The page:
Tim Burton brings his career full circle with this feature-length adaptation of the animated short that was his first release. Shot in glorious black-and-white (in homage to James Whale’s 1930s Frankenstein movies), the movie centers on Victor Frankenstein, here a suburban kid who harnesses lightning to reanimate his beloved dead dachshund, Sparky.
Victor is a smart and talented kid — in an apt touch, the movie begins with Victor’s own 3D stop-motion animated home movie, a monster mini-epic featuring Sparky as its Godzilla-like hero — but those qualities also make him an outcast with no friends, like many a Burton protagonist. The film is full of witty visual and aural references to past Burton features (notably, Beetlejuice, Edward Scissorhands, Ed Wood, and Sleepy Hollow), as well as allusions to the classic monster movies Burton watched as a child.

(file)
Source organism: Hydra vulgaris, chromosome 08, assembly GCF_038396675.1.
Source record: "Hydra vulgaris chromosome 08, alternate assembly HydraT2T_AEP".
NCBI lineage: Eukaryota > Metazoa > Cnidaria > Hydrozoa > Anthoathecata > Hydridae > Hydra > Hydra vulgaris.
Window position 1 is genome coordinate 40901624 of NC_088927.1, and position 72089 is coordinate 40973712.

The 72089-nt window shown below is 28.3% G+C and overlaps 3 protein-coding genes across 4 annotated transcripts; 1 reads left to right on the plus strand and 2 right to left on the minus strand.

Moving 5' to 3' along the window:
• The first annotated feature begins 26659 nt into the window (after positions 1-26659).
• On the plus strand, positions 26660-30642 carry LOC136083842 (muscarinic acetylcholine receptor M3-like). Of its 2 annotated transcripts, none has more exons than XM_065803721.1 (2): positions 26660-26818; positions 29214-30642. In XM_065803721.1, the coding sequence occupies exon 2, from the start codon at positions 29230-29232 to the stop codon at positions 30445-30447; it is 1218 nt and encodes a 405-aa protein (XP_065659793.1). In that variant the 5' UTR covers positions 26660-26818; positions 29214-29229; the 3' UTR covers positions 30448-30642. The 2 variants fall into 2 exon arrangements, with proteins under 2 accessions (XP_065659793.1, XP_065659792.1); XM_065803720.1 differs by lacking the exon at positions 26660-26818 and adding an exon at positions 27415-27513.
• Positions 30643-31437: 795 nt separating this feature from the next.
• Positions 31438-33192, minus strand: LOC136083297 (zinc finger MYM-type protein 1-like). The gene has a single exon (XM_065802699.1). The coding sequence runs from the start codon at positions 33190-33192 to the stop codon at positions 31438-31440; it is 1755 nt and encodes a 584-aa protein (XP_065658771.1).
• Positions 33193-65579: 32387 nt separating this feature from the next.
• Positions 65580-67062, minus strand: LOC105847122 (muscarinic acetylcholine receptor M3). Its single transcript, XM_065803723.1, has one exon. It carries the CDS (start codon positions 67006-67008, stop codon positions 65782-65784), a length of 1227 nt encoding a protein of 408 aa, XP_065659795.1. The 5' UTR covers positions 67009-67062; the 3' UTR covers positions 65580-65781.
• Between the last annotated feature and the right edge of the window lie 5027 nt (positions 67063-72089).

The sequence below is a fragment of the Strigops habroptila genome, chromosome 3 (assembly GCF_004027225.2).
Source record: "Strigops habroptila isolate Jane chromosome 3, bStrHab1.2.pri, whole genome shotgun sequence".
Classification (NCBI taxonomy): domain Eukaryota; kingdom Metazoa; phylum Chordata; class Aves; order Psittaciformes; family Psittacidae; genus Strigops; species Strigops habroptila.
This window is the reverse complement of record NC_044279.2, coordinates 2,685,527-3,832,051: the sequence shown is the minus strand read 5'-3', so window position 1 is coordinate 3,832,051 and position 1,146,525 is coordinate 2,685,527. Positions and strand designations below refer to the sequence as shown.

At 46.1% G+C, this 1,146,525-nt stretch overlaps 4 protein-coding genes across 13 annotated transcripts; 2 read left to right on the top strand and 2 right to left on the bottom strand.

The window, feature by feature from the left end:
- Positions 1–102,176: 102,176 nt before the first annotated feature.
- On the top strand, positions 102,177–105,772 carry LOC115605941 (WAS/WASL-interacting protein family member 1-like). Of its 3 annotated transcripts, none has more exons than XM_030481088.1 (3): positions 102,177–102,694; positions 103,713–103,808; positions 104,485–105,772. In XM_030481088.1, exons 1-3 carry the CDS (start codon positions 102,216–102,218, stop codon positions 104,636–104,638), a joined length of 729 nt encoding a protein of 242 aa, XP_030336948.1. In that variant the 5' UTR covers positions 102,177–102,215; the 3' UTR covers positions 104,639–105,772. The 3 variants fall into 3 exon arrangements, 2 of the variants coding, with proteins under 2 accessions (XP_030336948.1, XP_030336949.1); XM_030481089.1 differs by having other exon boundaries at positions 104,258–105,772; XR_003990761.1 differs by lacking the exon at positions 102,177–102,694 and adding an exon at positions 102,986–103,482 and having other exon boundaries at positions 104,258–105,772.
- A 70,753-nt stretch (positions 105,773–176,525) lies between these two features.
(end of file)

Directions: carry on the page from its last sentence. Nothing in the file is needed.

Once Sparky gets loose, of course, all the other kids want reanimated pets, and soon the town is overrun with monstrous misfit creatures. But Frankenweenie is actually a sweet story despite its often ghoulish trappings, like many Burton movies — in this case, a story of just how far a lonely and misunderstood kid will go to preserve a friendship. According to Disney, Frankenweenie was the first black-and-white movie and the first stop-motion animated movie to be presented in the giant-screen IMAX format.